Note: Where available, the PDF/Word icon below is provided to view the complete and fully formatted document
 Download Full Day's HansardDownload Full Day's Hansard    View Or Save XMLView/Save XML

Previous Fragment    Next Fragment
Wednesday, 20 September 1972
Page: 993

Senator CARRICK (NEW SOUTH WALES) - I ask the Minister representing the Minister for Labour and National Service whether he has seen reported statements by employers representatives in New South Wales that in a wide range of occupations there are more vacancies than applicants and that school leavers will be fully employed by the end of this year which is earlier than in previous years. Will the Minister explain in the simplest terms how the so-called seasonally adjusted figures are calculated mathematically and of what possible use they are?

Senator WRIGHT (TASMANIA) (Minister for Works) - My attention has been drawn to the statement to which the honourable senator refers. It is a fact that employers in New South Wales are experiencing difficulty in obtaining the number of employees required. As honourable senators will notice in the figures which were released yesterday as to unemployment the number of unfilled vacancies notified to the Department of Labour and National Service averaged 14,196 a week which compares with a figure of 13,000 a year ago. With regard to the mystical question of seasonal adjustment, we are entering into the sphere of statistics. Employment is influenced by the impact of the termination of school attendance, seasonal occupations such as cane harvesting and other seasonal employment. I understand that the seasonally adjusted figure is reached by taking the average of a particular month's actual unemployment, say over a period of 5 years, and arriving at not a true average but a weighted average in the judgment of the Statistician applicable for that month. It is then related to the actual annual unemployment figure by means of a factor. When the unemployment figure for the month is less than the annual the factor adjusts the unemployment figure up, and when the monthly figure is in excess of the annual it has the effect of adjusting the unemployment figure down. The use that can be made of this seasonally adjusted figure is to give a broad trend. But if one wishes to get the actual state of unemployment at say the month of August 1972, one looks to the actual figure which, from memory, is about 96,000 and not to the seasonally adjusted figure which, from memory, is about 120,000.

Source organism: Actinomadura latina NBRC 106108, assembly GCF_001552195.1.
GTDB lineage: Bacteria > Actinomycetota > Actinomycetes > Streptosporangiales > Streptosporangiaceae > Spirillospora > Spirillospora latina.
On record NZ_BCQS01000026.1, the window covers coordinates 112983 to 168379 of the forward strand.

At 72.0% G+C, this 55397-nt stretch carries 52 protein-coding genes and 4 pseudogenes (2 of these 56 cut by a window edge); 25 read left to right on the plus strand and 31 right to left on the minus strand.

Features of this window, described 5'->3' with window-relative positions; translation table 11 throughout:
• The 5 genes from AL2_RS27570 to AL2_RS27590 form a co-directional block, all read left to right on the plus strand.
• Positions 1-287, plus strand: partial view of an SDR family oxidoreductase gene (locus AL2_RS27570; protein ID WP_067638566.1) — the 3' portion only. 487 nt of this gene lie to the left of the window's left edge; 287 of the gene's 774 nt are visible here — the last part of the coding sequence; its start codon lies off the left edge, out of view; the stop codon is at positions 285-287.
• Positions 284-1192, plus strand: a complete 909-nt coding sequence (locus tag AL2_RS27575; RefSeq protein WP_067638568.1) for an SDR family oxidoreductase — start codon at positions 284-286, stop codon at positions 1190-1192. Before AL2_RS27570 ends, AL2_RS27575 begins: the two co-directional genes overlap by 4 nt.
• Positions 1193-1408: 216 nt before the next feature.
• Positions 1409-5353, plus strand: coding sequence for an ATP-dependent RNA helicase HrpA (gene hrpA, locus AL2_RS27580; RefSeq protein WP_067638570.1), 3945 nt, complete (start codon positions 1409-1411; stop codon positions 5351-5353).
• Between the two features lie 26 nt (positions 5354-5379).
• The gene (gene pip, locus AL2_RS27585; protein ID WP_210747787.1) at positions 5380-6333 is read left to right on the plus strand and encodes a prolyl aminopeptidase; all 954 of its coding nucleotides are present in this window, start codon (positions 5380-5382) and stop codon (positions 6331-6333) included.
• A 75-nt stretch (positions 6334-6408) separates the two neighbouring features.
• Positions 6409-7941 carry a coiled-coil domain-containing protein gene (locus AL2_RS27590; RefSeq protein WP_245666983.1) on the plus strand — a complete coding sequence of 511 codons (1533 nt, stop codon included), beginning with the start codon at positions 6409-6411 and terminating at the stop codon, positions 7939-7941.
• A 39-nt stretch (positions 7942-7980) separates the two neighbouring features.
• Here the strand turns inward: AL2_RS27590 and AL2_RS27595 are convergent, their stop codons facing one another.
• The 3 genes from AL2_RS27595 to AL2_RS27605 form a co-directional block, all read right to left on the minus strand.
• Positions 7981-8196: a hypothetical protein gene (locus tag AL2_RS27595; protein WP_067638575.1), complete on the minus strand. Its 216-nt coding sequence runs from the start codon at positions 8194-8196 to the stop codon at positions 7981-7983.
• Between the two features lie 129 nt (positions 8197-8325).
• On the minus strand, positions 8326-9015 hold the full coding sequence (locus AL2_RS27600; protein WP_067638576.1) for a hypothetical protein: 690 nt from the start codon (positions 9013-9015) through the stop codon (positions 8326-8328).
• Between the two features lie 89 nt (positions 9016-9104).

Suggest corrections